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Opinion
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Guest Column
This ‘cost-saving’ measure hurts chronic patients | Column
When health plans quit covering some specialized drugs at mid-year, everybody pays more.
One day, you might go to the pharmacy to pick up your refill and the pharmacist informs you that your medication is no longer covered.
One day, you might go to the pharmacy to pick up your refill and the pharmacist informs you that your medication is no longer covered. [ LUIS SANTANA | Times ]
Published May 22

Imagine you are a patient with a chronic condition — such as rheumatoid arthritis — that affects your everyday quality of life. After numerous consultations and doctors visits, you found a medication that manages your condition and has kept your health stable for months, even years.

You’ve done the research each year during open enrollment and selected a health plan that covers your medication. One day, you go to the pharmacy to pick up your refill and the pharmacist informs you that your medication is no longer covered. How could this be? You tell the pharmacist that it’s always been covered before. The pharmacist just shakes her head and says, “It looks like your formulary was changed.”

Jared Willis
Jared Willis [ Provided ]

Unfortunately, this scenario is happening to Floridians on a regular basis. Without notification, without opportunity to consult their doctor, Floridians with chronic conditions are finding that their medication is no longer covered, due to cost-saving measures taken by health plans and benefits managers.

Mid-year formulary changes — modifications to the list of drugs covered by your health plan — are an attempt by health plans and benefits managers to capture savings by switching to less-expensive alternatives. In some cases, as when a generic drug is released, these changes have no impact to patients. However, the medication for many chronic conditions is specialized and expensive, and when plan providers remove these specialized treatments from their formularies it impacts patients’ health.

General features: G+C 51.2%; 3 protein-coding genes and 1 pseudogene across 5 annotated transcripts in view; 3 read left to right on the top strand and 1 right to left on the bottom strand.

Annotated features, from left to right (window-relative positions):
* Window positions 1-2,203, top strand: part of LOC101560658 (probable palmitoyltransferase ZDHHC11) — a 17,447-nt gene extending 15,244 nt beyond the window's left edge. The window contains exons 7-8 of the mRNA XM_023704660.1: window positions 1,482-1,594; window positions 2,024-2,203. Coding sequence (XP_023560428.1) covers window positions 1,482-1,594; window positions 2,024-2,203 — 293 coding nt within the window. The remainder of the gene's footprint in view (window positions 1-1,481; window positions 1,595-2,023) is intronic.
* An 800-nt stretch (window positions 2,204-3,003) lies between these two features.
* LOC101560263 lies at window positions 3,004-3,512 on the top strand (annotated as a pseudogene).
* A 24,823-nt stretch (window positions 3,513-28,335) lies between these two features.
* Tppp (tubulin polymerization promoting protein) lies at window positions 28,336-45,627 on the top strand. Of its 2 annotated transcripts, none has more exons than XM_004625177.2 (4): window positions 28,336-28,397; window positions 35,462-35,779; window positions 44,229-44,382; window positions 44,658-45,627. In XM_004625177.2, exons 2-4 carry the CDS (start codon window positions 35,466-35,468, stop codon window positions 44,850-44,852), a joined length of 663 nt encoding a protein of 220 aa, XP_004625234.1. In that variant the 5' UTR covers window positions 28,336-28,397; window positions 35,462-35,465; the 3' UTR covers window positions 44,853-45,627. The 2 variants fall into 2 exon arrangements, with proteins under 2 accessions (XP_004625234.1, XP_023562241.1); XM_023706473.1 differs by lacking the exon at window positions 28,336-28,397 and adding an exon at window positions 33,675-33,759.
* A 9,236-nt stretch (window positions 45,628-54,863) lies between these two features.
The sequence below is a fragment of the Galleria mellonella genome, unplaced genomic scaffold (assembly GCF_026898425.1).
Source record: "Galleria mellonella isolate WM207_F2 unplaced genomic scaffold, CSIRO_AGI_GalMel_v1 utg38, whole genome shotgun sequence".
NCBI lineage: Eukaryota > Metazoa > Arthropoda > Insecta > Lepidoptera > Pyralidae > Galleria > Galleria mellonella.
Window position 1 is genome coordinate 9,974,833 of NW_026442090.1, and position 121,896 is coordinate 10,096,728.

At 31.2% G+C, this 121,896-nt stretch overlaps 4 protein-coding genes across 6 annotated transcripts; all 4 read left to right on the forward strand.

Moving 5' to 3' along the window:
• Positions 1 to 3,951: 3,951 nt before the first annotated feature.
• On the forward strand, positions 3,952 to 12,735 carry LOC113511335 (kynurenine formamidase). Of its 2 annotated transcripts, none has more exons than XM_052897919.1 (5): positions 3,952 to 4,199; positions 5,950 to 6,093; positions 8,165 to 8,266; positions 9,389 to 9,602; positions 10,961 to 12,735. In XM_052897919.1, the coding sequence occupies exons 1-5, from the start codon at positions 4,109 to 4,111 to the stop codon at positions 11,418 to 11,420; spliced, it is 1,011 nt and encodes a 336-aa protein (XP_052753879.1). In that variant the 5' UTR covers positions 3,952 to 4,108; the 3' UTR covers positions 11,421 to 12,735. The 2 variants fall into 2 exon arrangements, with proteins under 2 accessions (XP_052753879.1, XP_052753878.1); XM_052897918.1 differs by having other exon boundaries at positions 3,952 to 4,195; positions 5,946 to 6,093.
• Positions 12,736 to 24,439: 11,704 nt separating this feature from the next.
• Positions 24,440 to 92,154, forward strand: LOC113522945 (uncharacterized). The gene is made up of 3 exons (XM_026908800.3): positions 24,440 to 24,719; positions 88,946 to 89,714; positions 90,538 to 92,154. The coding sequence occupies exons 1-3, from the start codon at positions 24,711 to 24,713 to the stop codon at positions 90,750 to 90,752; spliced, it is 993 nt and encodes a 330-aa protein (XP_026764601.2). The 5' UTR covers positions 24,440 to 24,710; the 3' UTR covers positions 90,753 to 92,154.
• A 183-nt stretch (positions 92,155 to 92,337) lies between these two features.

Responding to these changes, patients find they are short on options. Often finding out in the pharmacy line, they have to scramble to work with their doctor to determine if the alternate medication will work for them, often discovering it does not. If the alternate treatment is not effective, they are stuck with the higher cost of a drug that is no longer covered. This all adds up to more doctor visits, the patient ceasing their medication, and further complications. These complications often end up costing health plans more money in the long run, making these disruptive changes a dubious method of finding cost-savings.

Perhaps the most frustrating part about this bait-and-switch tactic, and the most compelling reason to prohibit it, is that the patient has selected their plan in good faith, choosing the coverage that they assumed would best address their medical concerns. When they have the rug pulled out from under them in the pharmacy line, their only recourse is to accept the change or pay out of pocket, because they are locked into their plan until the next open enrollment period.

That’s why Florida lawmakers, following the example of states like Louisiana, Nevada and Texas, need to pass legislation that:

1. Provides patients with notice before a formulary change occurs,

2. Allows them time to work with their doctors, and

3. Provides a mechanism to stay on their current medication for the remainder of the plan year, if it’s medically necessary.

We can allow plans and benefits managers the ability to capture savings and modify drug coverages, while still preserving the health of Florida’s most vulnerable. Because whether a formulary change is in response to changing drug prices, rising health care costs, or even the laudable goal of lowering health care costs to other patients, the outcome is the same: Florida’s patients are leaving the drug counter confused, frustrated and without the coverage they signed up for, and they deserve better.

Jared Willis, based in Tallahassee, is the Government Affairs Manager for Strategos Group, where he advocates for patient access to affordable health care, greater patient protections, and transparency in health care coverage.